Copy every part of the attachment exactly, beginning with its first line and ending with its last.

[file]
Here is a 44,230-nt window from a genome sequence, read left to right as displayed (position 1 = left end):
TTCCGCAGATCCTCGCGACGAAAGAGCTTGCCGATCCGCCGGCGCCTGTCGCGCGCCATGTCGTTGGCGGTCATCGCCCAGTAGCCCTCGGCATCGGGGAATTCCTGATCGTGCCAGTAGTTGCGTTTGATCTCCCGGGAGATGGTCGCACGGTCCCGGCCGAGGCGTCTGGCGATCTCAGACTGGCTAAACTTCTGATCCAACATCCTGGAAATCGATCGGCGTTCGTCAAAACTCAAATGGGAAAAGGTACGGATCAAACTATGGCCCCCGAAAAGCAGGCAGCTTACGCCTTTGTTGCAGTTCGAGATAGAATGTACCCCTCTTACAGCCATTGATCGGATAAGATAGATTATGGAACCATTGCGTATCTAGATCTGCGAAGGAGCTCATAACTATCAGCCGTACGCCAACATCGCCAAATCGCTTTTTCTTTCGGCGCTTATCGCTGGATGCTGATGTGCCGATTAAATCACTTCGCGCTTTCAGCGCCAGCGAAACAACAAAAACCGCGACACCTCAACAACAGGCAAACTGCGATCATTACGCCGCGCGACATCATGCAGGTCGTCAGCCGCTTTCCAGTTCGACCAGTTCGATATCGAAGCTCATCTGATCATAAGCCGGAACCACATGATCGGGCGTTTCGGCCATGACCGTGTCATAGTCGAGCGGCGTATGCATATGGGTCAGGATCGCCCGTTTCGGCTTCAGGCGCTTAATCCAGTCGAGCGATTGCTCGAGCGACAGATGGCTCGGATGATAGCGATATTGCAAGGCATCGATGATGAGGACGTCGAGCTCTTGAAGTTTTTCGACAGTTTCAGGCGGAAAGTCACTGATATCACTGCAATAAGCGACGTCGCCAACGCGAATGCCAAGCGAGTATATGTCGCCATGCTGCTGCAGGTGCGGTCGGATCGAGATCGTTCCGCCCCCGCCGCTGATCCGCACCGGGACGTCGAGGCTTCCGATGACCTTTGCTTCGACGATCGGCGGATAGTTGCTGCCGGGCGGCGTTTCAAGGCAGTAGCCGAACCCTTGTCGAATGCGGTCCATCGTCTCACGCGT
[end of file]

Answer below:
Here is a 44,230-nt window from a genome sequence, read left to right as displayed (position 1 = left end):
TTCCGCAGATCCTCGCGACGAAAGAGCTTGCCGATCCGCCGGCGCCTGTCGCGCGCCATGTCGTTGGCGGTCATCGCCCAGTAGCCCTCGGCATCGGGGAATTCCTGATCGTGCCAGTAGTTGCGTTTGATCTCCCGGGAGATGGTCGCACGGTCCCGGCCGAGGCGTCTGGCGATCTCAGACTGGCTAAACTTCTGATCCAACATCCTGGAAATCGATCGGCGTTCGTCAAAACTCAAATGGGAAAAGGTACGGATCAAACTATGGCCCCCGAAAAGCAGGCAGCTTACGCCTTTGTTGCAGTTCGAGATAGAATGTACCCCTCTTACAGCCATTGATCGGATAAGATAGATTATGGAACCATTGCGTATCTAGATCTGCGAAGGAGCTCATAACTATCAGCCGTACGCCAACATCGCCAAATCGCTTTTTCTTTCGGCGCTTATCGCTGGATGCTGATGTGCCGATTAAATCACTTCGCGCTTTCAGCGCCAGCGAAACAACAAAAACCGCGACACCTCAACAACAGGCAAACTGCGATCATTACGCCGCGCGACATCATGCAGGTCGTCAGCCGCTTTCCAGTTCGACCAGTTCGATATCGAAGCTCATCTGATCATAAGCCGGAACCACATGATCGGGCGTTTCGGCCATGACCGTGTCATAGTCGAGCGGCGTATGCATATGGGTCAGGATCGCCCGTTTCGGCTTCAGGCGCTTAATCCAGTCGAGCGATTGCTCGAGCGACAGATGGCTCGGATGATAGCGATATTGCAAGGCATCGATGATGAGGACGTCGAGCTCTTGAAGTTTTTCGACAGTTTCAGGCGGAAAGTCACTGATATCACTGCAATAAGCGACGTCGCCAACGCGAATGCCAAGCGAGTATATGTCGCCATGCTGCTGCAGGTGCGGTCGGATCGAGATCGTTCCGCCCCCGCCGCTGATCCGCACCGGGACGTCGAGGCTTCCGATGACCTTTGCTTCGACGATCGGCGGATAGTTGCTGCCGGGCGGCGTTTCAAGGCAGTAGCCGAACCCTTGTCGAATGCGGTCCATCGTCTCACGCGT